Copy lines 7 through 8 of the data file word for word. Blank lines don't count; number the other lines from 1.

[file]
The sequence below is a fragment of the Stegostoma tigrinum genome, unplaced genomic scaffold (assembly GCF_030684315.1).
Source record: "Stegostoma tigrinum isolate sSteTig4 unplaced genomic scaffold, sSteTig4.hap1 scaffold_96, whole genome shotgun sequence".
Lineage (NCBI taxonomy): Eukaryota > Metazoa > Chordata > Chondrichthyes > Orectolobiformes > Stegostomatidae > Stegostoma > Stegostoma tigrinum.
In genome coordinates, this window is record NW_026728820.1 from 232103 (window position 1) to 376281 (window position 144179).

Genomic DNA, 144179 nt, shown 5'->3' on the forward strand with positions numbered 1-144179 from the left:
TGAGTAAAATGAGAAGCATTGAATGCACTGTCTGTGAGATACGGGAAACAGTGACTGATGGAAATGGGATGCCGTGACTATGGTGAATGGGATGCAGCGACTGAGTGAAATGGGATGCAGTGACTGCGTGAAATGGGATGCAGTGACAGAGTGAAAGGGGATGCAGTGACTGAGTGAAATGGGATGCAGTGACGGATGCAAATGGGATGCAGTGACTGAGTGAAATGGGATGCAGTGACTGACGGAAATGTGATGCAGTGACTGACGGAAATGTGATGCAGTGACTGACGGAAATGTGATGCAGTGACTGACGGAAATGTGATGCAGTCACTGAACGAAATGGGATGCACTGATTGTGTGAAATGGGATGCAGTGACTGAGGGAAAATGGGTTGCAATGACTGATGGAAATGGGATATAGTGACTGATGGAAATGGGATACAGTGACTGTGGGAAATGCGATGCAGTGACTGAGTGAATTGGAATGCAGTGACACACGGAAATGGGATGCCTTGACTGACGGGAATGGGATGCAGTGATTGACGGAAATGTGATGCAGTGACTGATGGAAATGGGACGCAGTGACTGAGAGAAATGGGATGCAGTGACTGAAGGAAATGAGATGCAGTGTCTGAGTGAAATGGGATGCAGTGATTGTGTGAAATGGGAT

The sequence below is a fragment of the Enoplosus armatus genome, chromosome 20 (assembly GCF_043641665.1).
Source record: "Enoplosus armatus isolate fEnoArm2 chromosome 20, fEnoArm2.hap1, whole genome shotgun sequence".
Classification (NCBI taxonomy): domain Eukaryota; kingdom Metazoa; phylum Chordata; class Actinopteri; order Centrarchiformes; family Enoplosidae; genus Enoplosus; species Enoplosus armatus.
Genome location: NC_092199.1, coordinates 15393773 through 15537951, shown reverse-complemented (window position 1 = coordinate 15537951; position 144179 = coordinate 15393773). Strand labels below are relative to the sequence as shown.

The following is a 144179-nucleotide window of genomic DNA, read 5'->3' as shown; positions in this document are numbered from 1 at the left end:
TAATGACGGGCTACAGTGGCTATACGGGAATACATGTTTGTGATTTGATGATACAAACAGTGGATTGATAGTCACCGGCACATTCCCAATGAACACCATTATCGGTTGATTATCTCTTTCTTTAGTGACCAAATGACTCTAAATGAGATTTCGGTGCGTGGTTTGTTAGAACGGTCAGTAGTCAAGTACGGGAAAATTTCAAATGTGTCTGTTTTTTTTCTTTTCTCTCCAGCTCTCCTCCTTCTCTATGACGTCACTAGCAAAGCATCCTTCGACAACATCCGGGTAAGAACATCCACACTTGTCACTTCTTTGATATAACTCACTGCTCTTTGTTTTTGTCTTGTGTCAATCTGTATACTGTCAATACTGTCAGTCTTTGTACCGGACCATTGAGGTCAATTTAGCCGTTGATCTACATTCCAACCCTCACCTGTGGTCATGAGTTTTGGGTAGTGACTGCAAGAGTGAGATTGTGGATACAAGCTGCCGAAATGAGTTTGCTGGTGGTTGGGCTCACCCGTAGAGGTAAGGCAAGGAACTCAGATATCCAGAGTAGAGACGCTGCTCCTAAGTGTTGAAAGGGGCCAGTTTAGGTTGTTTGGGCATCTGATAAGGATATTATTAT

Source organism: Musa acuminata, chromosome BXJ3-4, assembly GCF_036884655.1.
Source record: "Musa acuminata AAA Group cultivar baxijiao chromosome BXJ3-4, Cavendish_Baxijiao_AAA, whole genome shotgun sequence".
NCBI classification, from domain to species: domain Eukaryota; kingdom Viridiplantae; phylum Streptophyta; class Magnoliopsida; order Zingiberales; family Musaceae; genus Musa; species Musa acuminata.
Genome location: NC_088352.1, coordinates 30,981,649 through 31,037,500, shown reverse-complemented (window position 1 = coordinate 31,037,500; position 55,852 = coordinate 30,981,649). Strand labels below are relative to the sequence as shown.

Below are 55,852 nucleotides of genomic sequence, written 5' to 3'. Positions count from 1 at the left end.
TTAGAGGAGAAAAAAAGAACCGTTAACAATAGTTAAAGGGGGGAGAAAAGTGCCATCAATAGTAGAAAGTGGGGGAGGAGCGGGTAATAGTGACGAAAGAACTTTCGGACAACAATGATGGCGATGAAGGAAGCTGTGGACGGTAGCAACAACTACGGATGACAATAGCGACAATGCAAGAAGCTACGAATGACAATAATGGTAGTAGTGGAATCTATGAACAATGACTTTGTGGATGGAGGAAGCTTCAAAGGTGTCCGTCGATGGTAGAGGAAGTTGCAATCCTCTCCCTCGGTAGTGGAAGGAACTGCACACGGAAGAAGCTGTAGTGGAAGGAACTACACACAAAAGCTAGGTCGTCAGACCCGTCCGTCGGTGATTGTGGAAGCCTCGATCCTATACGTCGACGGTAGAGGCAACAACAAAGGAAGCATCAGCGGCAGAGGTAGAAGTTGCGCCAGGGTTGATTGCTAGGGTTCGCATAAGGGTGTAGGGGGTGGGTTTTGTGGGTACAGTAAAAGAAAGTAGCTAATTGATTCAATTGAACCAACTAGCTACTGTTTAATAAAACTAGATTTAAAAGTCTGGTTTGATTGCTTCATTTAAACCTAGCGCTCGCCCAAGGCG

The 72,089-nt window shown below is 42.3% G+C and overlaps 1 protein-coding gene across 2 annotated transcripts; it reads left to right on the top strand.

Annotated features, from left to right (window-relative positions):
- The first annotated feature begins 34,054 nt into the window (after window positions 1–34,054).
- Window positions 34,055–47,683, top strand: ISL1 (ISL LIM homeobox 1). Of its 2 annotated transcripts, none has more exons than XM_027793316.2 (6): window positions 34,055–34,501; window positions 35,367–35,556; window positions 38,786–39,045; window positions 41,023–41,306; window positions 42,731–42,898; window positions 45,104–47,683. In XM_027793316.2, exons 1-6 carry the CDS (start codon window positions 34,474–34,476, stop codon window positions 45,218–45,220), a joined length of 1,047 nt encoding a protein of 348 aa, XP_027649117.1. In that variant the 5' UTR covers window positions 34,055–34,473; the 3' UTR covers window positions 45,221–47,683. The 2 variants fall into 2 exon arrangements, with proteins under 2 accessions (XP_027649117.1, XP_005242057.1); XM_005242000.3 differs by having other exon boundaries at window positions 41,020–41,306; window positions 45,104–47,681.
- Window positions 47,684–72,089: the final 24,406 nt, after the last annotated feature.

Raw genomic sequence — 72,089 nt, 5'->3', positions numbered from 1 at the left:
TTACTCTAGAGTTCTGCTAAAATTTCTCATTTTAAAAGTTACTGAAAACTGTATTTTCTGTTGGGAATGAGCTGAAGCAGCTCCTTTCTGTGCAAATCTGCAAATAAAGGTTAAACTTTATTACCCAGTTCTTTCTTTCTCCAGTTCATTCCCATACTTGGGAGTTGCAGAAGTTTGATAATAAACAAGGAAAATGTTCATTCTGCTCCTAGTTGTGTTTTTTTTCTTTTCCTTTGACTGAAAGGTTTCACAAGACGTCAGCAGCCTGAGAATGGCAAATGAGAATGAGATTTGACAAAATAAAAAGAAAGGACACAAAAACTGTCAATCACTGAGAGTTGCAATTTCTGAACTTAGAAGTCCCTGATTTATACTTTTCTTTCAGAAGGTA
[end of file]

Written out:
The sequence below is a fragment of the Enoplosus armatus genome, chromosome 20 (assembly GCF_043641665.1).
Source record: "Enoplosus armatus isolate fEnoArm2 chromosome 20, fEnoArm2.hap1, whole genome shotgun sequence".